This weekend saw four CIA drone strikes in Pakistan with a death toll estimated to be around 35. This has brought the number of drone strikes in Pakistan since Nobel Peace Prize winning President Barack Obama came to power to 100. The Guardian reports that British Reapers have been used 97 times to launch attacks in Afghanistan since 2008.
The Guardian information comes in their reporting of the 90,000 secret US military files, released via Wikileaks, that detail military operations between 2004 and 2009 in Afghanistan. The files can be downloaded from Wikileaks here.
This report details an armed strike by a Reaper drone which resulted in two Afghan children being wounded.
This report details how a Reaper continues to attack people fleeing from its inital attack.
This report details how a Reaper was assigned to bomb 3 people believed to be planting an IED.
No doubt as people trawl through the thousands of files, more details of how drones are operating in Afghanistan will emerge.
4 thoughts on “Death from the skies: 100 and still droning on”
In case your readers are interested in perspective: Human Rights Watch says that ‘drone strikes are accomplished with minimal civilian deaths’ For a more rounded view on the efficacy and impact of drones read: //www.foreignpolicy.com/articles/2010/05/28/drone_wars?page=0,1
This is the article: http://bit.ly/9tNnxB
Hmm…yeah….right…..C. Christine Fair is very good at perspective – stating first of all that nobody knows how many civilians are killed in the FATA area by unmanned drones, but because the Taliban say many are killed, then this must be false ergo not many are killed!!!!
Sheesh, thanks for that perspective – but I think I’ll actually believe the interviews with Pakistani/NGO medics/orderlies who are constantly treating (and talking about) the number of dead/injured from each of these strikes.
Oh and the fact that C. Christine Fair used to work for the RAND corporation doesn’t influence my thinking (or her perspective) in the slightest!
If you honestly believe that dropping 500lb – 2,000lb bombs on a village only damages ‘one or two houses’, then I suggest you visit your nearest military testing range and ask them if you can stand within 20 metres of a detonating 500lb bomb!
Then you may have some empathy/pity for the villagers who are maimed and killed by these weapons!
Oh dear Dave…..sorry to read you have such a problem with ‘perspective’. I read the article and it does give a fairly balanced view of the situation. With respect to your casual and rather dismissive comments regarding the author and her previous links to the RAND organisation I did a little research and came up with the following which perhaps may provide some ‘perspective’ for you.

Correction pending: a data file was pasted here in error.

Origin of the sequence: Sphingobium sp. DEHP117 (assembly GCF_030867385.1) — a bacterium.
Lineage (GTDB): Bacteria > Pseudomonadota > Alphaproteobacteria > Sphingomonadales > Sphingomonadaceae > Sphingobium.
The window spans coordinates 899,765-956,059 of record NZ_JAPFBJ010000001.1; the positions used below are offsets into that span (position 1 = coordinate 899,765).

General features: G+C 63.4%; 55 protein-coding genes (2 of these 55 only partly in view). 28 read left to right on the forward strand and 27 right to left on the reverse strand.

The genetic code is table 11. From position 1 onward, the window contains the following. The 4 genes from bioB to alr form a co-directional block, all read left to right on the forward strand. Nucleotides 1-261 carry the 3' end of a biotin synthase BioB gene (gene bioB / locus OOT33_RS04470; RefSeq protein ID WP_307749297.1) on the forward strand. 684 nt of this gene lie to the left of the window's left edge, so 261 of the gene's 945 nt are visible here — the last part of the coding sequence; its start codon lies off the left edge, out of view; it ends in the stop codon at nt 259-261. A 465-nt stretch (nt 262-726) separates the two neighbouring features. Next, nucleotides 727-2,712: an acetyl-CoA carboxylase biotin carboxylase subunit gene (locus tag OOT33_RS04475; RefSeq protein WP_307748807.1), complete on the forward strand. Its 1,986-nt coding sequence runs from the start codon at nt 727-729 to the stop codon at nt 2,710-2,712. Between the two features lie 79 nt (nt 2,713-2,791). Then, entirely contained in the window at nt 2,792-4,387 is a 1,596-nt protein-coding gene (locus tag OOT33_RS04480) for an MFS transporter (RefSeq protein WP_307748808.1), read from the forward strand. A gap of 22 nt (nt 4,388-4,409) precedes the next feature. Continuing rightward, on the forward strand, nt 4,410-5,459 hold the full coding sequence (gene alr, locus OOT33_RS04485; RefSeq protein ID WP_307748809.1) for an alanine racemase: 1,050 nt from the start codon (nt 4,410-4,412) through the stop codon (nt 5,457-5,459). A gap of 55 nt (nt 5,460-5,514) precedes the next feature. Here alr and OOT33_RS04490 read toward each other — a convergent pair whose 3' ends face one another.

“C. Christine Fair is an assistant professor in the Center for Peace and Security Studies (CPASS), within Georgetown University’s Edmund A. Walsh School of Foreign Service. Previously, she has served as a senior political scientist with the RAND Corporation, a political officer to the United Nations Assistance Mission to Afghanistan in Kabul, and as a senior research associate in USIP’s Center for Conflict Analysis and Prevention. She is also a senior fellow with the Counter Terrorism Center at West Point.” hardly the profile of a ‘Hawk’?
No one debates that there are casualties from drone strikes, some of these civilian. The author makes this clear. The point at issue is the basis for the irrational and hysterical response to those casualties caused by Drones when compared to the ‘conventional’ approaches.
Your comments about the impact of large bombs is equally spurious as it would be the same regardless of the means of delivery.
You pointedly failed to mention the view of that renowned right wing think tank (oops sorry nearly resorted to sarcasm there!) ‘Human Rights Watch’ and/or the Pakistani journalist instead refering to just a few unnamed NGOs and medics who would no doubt have commented on the impact of all the devastation regardless of the source. In fact your opening comment regarding the assessment of casualties only needs the rebutal of the original text:
” As a result, all we have is a smattering of anecdotal accounts, which vary depending upon who is asked, and where, when, and how they are interviewed. On one hand are those who rubbish the Pakistani media claims of civilian casualties and assert that the drones effectively kill militants but not civilians. On the other are outraged residents who live in fear of the constant buzzing of the drones circling above. It’s unreasonable to extrapolate any kind of majority opinion from either one of them.” That seems fair and gives ‘perspective’ Did you actually read the article properly or are your biases so ingrained that you will knee jerk your responses regardless? Of course the Taliban would have nothing to gain by exagerating casualties??(there I go again).
If you have your way and the Drones are stood down and, God forbid, the Taliban win the battle will you be there to address the devastation to the countless thousands/millions of casualties like Sakineh Mohammadi Ashtiani or the generation of girls who will be effectively enslaved and deprived of an education or will you have ‘moved on’ and be using your blinkered bias to renounce some other ’cause celebre’ with a clear conscience?
Perhaps we should leave the last words to the author:
What is clear enough, however, is that the drone strikes, however unpopular they may be, are likely to be more popular than the realistic alternatives: the Taliban’s violence or the Pakistani army’s operations, which have displaced millions.